Prince of Peace Lutheran in Loveland, Ohio, is growing more than cucumbers, tomatoes and peppers in its community garden on the church grounds.

The congregation—along with the 22 families who tend the garden—is sowing seeds and growing relationships with the community. The garden provides a portion of its harvest to help those in need at the local food pantry, nurturing a reputation as a church that cares about its neighborhood.

“This garden has definitely been a reminder of the importance of being engaged in the wider community,” said Jonathan Eilert, pastor of Prince of Peace. “It’s easy to be insular, so we need to have intentional, outwardly focused programs. It’s good to engage with our neighbors and the community.”

Though a congregation with a community garden is nothing new, Prince of Peace’s approach to planting and managing the garden is innovative. Plants grow not in the ground but in 18-by-36-by-14-inch straw bales hung 18 inches off the ground.

Toby Lyke, director of music and worship at Prince of Peace and staff liaison to the garden, said straw-bale gardening can be done anywhere and requires no preparation or tilling. Since the straw bales are suspended, they require less weeding or bending over in general. When the plants are established, the bales require less water and maintenance than a traditional garden does. “Once the straw decomposes, the plants get their energy from the straw,” he added.

Every gardener donates 10% of their produce to the food pantry. Church member and garden enthusiast Sheryl Melvin estimates that the pantry gets about 30 pounds each week. The garden is so successful that it has a waiting list for next spring, and the church is considering how to add to its current 110 bales.

“We’re finding that people are hungry to garden, both financially and for healthy food,” said Melvin, who took up straw-bale gardening in her retirement and suggested the idea to the church last year. “Initially I thought it was about the produce. But then I realized it’s about building relationships. Everyone is hungry for friendship. We’re making friends in the garden. It fosters the community aspect of the church.”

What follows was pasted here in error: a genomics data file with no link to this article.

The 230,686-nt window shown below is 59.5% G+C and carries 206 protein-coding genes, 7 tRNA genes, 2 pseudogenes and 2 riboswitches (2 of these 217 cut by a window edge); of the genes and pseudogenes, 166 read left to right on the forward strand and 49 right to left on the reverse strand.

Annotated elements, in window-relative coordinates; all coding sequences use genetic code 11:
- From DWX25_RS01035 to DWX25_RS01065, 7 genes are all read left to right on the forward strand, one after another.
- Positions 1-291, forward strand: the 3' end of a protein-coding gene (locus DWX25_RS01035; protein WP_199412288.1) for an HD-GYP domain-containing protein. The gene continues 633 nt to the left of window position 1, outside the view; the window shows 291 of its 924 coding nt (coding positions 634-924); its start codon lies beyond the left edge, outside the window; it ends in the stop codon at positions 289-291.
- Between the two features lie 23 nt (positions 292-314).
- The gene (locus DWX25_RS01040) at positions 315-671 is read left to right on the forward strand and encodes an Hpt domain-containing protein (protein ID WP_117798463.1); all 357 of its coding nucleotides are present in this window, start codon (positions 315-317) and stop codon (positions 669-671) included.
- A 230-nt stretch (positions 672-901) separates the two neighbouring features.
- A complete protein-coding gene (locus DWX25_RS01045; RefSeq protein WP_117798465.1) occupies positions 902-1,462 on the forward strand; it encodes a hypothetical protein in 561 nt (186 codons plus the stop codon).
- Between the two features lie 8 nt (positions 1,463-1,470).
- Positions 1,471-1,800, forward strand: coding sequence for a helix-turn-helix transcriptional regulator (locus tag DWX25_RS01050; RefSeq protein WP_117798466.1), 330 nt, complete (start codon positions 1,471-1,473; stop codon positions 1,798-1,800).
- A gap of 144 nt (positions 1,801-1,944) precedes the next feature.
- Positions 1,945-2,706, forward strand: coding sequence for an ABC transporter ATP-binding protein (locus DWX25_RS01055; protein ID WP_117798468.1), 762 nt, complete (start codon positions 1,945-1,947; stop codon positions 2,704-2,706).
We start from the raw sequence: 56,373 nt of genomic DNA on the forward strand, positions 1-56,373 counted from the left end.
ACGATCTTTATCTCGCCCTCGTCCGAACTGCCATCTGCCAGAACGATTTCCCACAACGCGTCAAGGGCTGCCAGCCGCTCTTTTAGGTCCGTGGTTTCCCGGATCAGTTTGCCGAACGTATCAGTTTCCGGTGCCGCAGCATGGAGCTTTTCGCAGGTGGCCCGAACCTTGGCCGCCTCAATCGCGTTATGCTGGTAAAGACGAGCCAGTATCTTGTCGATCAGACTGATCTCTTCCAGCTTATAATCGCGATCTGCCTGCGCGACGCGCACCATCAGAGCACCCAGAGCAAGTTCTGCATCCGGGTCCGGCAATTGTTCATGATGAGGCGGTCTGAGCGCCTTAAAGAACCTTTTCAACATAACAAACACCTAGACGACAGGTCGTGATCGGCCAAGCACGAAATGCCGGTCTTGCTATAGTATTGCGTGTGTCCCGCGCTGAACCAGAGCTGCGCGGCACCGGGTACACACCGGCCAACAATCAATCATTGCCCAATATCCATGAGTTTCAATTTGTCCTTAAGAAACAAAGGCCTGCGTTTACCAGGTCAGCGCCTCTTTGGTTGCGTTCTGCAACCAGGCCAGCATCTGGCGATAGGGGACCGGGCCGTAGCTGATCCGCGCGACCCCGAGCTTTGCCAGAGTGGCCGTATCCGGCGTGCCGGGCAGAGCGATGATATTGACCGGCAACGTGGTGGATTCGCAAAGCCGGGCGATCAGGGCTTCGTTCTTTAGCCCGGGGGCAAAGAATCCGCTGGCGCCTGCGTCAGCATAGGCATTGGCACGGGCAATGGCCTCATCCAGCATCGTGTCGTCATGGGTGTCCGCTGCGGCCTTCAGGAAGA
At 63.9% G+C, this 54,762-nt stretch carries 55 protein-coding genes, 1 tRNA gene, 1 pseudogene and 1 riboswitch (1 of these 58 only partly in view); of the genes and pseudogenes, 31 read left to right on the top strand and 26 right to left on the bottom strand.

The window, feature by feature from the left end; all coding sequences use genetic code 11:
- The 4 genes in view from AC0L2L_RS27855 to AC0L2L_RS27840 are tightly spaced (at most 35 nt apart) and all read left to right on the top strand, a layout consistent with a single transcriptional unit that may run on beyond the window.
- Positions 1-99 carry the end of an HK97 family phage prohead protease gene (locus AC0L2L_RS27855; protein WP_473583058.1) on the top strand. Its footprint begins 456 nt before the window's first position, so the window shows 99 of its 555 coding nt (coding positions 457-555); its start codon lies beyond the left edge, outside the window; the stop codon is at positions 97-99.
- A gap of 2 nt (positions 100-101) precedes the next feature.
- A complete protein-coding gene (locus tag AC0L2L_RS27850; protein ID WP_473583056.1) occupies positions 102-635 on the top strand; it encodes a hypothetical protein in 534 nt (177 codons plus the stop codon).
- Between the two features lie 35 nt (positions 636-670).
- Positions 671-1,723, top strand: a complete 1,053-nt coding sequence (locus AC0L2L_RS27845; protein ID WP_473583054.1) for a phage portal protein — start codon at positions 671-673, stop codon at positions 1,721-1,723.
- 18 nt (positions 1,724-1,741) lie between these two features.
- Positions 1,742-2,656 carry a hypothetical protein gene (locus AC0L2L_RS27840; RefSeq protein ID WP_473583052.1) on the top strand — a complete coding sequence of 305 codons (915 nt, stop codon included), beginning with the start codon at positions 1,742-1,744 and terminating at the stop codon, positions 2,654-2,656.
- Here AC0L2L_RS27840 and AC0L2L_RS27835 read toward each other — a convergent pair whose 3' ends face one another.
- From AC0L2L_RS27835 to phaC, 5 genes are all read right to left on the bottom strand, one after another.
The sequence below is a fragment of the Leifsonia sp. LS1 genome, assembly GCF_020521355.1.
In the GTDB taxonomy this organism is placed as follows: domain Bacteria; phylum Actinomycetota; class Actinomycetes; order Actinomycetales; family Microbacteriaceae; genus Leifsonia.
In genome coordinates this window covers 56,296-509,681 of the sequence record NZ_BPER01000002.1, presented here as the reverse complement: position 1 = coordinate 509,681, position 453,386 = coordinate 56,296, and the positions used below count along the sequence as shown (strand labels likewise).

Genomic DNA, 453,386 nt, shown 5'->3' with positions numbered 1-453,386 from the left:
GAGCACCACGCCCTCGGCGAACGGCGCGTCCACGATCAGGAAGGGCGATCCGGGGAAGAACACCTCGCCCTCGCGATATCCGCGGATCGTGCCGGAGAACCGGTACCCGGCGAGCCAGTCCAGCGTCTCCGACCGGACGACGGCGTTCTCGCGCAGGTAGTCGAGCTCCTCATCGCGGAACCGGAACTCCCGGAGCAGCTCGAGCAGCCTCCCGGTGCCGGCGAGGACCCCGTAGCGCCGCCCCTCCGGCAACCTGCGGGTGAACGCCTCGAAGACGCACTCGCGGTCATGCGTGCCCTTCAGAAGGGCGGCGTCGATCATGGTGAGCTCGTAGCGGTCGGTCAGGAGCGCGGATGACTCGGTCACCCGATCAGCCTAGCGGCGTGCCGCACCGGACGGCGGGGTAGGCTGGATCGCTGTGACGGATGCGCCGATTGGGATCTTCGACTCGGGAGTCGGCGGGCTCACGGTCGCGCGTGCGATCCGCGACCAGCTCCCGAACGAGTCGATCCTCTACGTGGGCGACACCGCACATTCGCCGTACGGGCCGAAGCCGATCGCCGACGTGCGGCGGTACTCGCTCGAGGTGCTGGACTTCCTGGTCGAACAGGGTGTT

Eilert said the idea has worked well because straw-bale gardens aren’t as labor-intensive as other projects. “It’s been a real gift,” he said. “It’s minimal staff effort. Often projects end up being so much weight on the staff. But with this, we have very inspired laypeople working on it.”

Last year Melvin and Lyke planted a demonstration garden of 10 bales as a test. After it proved successful, they sold the congregation and community on the project last spring. The church buys straw bales from a local farm for $6 each. Gardeners provide only the plants and seeds and are responsible for maintaining their bales. Participants are often seen helping each other.

Plants include corn, carrots, potatoes, tomatoes, squash, pumpkins, peppers, eggplant, lettuce, kale, strawberries and more. “There’s very little you can’t grow in straw,” Lyke said. A gallon of water is enough to soak a bale, which also has great drainage.

He called it a “zero-waste initiative” because the bales are composted at the end of the season.

Lyke and Melvin especially like the sense of community and ecumenical spirit that the garden inspires. “We’re just living and loving like Jesus, and it’s transformative,” Lyke said.

“Someone was having trouble with fungus on their cucumber plants,” he added. “I was helping with that, and it was a great conversation starter. The gardener, who was from the community, said she didn’t like the church at large because she had a lot of bad experiences. But, she added, ‘I like Prince of Peace.’”

Melvin has taught workshops on straw-bale gardening for new participants and fielded questions from a local Catholic church and Methodist food pantry that had heard about the garden. “I’ve even talked to a pastor in Seattle about it,” she added.

The congregation is exploring the possibility of expanding the garden to other locations in the community, including low-income housing complexes.

Melvin’s advice for congregations that want to start a straw-bale garden: “Be willing to take a risk. Get familiar with straw-bale books and websites. Gardening is always an experiment. Give it a try and reflect in the fall about what worked and what didn’t.”

Wendy Healy
Healy is a freelance writer and member of Trinity Lutheran Church, Brewster, N.Y. She served as communications director for Lutheran Disaster Response of New York following the 9/11 attacks.

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